Over the last few months I’ve been trying to rediscover why I love music. Recently I began to feel as if I listened to singles/albums in a perfunctory way instead of simply enjoying them. I heard songs, but I didn’t really process them. They went in one ear and out the other. My desire to write dwindled as the distinct lack of recent posts shows.
Creating an end-of-the-year list is always a bit tricky. I’m not a huge fan of titles like “best of” simply because listening to music is such a subjective experience. Ultimately this list is exactly what it’s titled: my favorite songs of 2017.
A teacher once told me she thought the mark of a great novel was whether the reader returned to it again and again, discovering something new in the process. Here are ten songs (in alphabetical order by last name) I’ve revisited again and again. (I included audio if I could find it.) Hopefully you’ll enjoy these songs as well.
Regret rarely sounds this sublime, but North Carolina native Allen’s delicate, emotive delivery elevates this already appealing closing number on her sophomore EP. Expressing anguish without ever sliding into self-pity is a tricky balancing act. Nonetheless Allen’s reflective narrator frankly acknowledges her own missteps while offering validation for an ex-partner’s hurt feelings. “Wish I’d have looked you in the eye/Said I loved you/More than being right,” she muses, belatedly recognizing how having too much pride takes a toll on a partnership.
Gifted singer-songwriter Arts garnered immediate acclaim and awards in her native Canada with her self-titled debut EP in 2016. I expect she’ll have to clear some additional space on her mantel in 2018 now that she’s released her full-length album Rebel Child, an impressive and expressive pop-country record. The heartbreaking “Run Out Of You” finds a woman stubbornly clinging to the physical remnants of a relationship, presenting an unflinching look at the inner turmoil that results when remembrances far outlast a failed love affair. The narrator is well aware that time is finite (“I know when it’s gone, it’s gone”), but determined to ward off an uncertain future for as long as she can.
The Nashville/Los Angeles-based, golden-voiced trio consisting of Dani Rose, Devon Jane, and Katie Stump released some killer singles in 2017. Among them “Love Someone” stands out for its rich imagery and potent harmonies. The song’s primary sentiment (“You can’t love someone into loving you”) is one oft forgotten, yet painfully brought to the forefront when domestic bliss dissolves into indifference.
“Heartbeat” perfectly encapsulates why American Story is one of my favorite albums from 2017. Simply put, Hubbard is a wonderful songwriter.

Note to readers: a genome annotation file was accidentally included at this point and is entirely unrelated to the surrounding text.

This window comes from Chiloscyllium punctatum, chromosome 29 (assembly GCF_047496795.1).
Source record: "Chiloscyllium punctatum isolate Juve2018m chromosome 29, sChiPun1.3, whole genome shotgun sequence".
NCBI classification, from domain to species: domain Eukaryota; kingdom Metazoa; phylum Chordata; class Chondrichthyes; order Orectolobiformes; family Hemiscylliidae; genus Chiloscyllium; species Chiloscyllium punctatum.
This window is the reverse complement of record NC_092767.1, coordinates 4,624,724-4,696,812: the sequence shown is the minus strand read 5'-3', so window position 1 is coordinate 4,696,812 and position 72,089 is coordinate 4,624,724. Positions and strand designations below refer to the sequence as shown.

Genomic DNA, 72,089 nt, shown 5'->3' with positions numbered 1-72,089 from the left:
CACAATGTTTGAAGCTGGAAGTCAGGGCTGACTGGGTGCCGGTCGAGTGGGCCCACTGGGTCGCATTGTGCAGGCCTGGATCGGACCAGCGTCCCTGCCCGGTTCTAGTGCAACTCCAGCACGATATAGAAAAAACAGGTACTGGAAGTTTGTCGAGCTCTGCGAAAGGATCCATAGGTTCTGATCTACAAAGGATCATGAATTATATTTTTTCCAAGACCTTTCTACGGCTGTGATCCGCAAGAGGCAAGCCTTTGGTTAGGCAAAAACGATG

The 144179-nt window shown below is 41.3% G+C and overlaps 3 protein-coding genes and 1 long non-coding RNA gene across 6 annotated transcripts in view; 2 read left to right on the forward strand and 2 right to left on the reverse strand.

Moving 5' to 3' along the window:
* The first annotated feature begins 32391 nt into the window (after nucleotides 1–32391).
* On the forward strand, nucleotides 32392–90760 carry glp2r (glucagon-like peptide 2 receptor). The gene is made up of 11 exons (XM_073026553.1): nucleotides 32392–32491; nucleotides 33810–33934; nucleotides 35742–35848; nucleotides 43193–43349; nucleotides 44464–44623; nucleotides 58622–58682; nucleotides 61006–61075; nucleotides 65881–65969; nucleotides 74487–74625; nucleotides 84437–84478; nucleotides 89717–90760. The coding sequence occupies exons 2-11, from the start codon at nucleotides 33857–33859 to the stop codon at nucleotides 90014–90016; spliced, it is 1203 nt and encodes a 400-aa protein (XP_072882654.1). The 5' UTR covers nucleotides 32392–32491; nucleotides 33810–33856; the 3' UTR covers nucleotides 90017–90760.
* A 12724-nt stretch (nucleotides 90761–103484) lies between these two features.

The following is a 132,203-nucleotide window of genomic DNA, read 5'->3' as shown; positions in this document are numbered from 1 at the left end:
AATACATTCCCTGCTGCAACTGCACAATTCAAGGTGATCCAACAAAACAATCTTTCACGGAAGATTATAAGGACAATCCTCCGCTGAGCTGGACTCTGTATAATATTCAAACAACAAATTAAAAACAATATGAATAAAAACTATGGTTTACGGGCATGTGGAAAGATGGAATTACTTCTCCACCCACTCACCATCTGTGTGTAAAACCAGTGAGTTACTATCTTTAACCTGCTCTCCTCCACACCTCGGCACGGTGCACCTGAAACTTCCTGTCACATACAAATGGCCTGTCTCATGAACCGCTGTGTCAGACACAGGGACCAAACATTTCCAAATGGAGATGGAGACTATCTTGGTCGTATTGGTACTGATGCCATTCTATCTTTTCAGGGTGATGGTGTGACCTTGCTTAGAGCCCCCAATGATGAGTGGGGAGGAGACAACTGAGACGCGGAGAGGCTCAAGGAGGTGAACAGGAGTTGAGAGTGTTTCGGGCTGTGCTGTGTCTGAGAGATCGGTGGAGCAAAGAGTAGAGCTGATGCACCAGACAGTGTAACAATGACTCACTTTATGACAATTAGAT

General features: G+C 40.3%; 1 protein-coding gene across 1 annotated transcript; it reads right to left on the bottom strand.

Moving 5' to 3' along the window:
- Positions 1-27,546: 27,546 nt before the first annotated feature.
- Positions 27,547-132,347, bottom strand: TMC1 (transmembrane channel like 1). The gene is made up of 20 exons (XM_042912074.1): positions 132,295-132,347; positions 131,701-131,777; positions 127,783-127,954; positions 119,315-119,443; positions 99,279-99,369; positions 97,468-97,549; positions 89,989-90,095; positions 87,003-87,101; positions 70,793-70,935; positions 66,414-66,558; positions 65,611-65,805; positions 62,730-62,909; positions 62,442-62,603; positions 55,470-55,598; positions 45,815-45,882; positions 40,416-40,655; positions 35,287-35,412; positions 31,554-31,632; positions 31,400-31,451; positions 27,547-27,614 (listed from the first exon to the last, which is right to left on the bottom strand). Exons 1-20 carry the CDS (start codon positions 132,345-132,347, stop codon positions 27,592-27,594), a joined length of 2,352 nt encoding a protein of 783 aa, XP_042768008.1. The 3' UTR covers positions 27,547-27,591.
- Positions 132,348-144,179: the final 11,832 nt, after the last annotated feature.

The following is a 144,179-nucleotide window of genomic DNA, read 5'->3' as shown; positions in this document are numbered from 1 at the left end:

Ohio-born Melton’s gritty vocals provide a dose of urgency to “Double Shot”, a song that’s part plea, part prayer. As the narrator seeks salvation in the face of addiction, he movingly grapples with his own shortcomings (“Lord help me turn old habits into brand new memories”). Melton, the real-life son of a preacher, is effectively poignant when he asks for “a double shot of Jesus to wash away the whiskey,” ably conveying the narrator’s desperation to break free from the demons entrapping him.
The majority of the compositions on Reid’s bold album Free clock in at under three minutes; in fact, the stinging “Singing While Right” is the shortest of all, ending just before it hits the one and a half minute mark. However, listeners shouldn’t confuse brevity with lack of having something to say. The subject matter covered in Reid’s songs ranges from the mistreatment of the working class to marital strife. “Singing While Right” sharply addresses hateful remarks, offering a rebuke to detractors via an insanely catchy hook. It’s a track that only further whets the audience’s appetite for Reid’s biting, concise social and emotional commentary.
Earlier this year, in a recommendation for Cierra Louise’s Southern State of Mind, I noted her penchant for utilizing impactful imagery to create memorable songs. She and Sean Trainor, now officially a duo known as Southern Call, continue that tradition on their debut acoustic EP. These two are first class storytellers who don’t bend to trends, and my respect for them grows with each new release.
With a new EP due in 2018, Steele’s definitely an artist I’ll be looking out for in the upcoming year. Listeners shouldn’t be surprised to find themselves singing along with this infectious yet thoughtful single, a lively showcase of the South Dakota native’s written and vocal talents.
Frustration, aspiration, and determination converge in this track off the Virginia native’s self-titled sophomore EP. While the lyrics specifically offer a plainspoken chronicle of Stimpson’s experiences in Music City, listeners may glimpse pieces of their own life journeys in this song. After all, the common thread of encountering roadblocks and pitfalls while pursuing a dream is relatable to many people. Notably, Stimpson’s conversational tone makes the audience feel as if it’s being let in on a private confidence. The tentatively triumphant tone in the bridge, when the narrator realizes he might be on the verge of an artistic breakthrough, might cause smiles even among the most jaded.
It’s probably not a coincidence that “Spotlight Moon”, an ode to new love, is situated firmly in the middle of Woods’ Starting Gate EP. The lilting number aptly captures the wonder associated with the beginning of a new relationship, providing the record with a gently pulsating heartbeat.